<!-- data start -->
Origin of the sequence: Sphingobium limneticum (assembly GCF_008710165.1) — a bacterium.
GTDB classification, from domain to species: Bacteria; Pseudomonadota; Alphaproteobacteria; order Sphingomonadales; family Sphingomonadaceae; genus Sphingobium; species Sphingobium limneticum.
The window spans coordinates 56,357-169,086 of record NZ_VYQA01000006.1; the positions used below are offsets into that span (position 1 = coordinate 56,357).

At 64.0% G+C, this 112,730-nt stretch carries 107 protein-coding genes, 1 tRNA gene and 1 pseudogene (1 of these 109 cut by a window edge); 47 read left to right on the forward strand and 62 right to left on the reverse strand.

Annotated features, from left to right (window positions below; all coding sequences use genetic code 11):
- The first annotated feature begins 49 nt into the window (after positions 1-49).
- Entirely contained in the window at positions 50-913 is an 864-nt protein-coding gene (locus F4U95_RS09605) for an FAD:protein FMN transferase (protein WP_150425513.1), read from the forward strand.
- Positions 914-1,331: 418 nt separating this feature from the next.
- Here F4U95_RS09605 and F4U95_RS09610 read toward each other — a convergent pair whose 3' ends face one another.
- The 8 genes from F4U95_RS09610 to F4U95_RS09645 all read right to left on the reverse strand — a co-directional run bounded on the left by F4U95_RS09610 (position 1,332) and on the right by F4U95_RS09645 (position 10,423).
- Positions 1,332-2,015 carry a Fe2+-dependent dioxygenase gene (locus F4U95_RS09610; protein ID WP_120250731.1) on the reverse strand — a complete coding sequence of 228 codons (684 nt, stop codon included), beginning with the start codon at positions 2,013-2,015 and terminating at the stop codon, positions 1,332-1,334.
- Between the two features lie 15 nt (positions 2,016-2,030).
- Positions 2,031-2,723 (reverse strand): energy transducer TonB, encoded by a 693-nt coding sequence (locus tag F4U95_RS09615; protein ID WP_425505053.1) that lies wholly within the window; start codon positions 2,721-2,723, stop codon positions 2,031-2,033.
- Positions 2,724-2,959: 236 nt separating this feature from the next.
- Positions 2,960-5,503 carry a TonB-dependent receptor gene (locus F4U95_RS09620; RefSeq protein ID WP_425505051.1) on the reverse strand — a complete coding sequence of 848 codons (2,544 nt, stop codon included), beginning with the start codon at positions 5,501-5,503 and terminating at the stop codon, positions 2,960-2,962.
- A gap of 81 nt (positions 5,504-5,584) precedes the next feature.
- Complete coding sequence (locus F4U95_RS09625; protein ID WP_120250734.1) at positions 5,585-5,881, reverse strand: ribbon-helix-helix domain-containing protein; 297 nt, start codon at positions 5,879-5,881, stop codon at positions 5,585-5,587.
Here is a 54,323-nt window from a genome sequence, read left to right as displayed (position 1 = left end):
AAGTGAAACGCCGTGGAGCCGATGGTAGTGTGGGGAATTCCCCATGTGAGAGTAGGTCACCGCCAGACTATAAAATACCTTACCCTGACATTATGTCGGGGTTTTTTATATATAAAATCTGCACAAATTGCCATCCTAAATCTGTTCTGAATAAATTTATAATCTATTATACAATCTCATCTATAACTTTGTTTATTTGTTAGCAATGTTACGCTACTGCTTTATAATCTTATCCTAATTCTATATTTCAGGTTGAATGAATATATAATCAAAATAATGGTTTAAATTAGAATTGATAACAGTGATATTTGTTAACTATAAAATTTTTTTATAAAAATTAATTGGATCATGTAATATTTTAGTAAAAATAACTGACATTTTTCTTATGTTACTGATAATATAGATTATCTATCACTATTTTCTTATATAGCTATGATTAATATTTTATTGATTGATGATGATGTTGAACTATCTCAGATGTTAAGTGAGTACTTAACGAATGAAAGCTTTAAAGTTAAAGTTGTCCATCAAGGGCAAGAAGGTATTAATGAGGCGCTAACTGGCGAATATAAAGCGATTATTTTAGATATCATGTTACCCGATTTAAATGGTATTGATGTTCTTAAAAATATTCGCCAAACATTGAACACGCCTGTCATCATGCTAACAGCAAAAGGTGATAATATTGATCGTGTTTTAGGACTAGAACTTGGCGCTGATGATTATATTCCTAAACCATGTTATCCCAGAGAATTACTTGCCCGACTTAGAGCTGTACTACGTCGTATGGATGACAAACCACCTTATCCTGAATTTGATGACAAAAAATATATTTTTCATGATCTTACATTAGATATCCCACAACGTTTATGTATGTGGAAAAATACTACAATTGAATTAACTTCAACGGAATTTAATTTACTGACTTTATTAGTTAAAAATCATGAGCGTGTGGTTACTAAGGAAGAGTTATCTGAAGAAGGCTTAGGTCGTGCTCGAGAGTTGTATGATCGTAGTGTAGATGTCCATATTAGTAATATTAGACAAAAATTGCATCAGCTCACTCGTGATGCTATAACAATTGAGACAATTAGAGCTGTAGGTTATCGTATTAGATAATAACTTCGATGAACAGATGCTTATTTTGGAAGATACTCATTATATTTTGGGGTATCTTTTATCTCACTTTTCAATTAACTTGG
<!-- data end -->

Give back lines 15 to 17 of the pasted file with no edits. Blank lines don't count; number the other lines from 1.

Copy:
- Positions 2,960-5,503 carry a TonB-dependent receptor gene (locus F4U95_RS09620; RefSeq protein ID WP_425505051.1) on the reverse strand — a complete coding sequence of 848 codons (2,544 nt, stop codon included), beginning with the start codon at positions 5,501-5,503 and terminating at the stop codon, positions 2,960-2,962.
- A gap of 81 nt (positions 5,504-5,584) precedes the next feature.
- Complete coding sequence (locus F4U95_RS09625; protein ID WP_120250734.1) at positions 5,585-5,881, reverse strand: ribbon-helix-helix domain-containing protein; 297 nt, start codon at positions 5,879-5,881, stop codon at positions 5,585-5,587.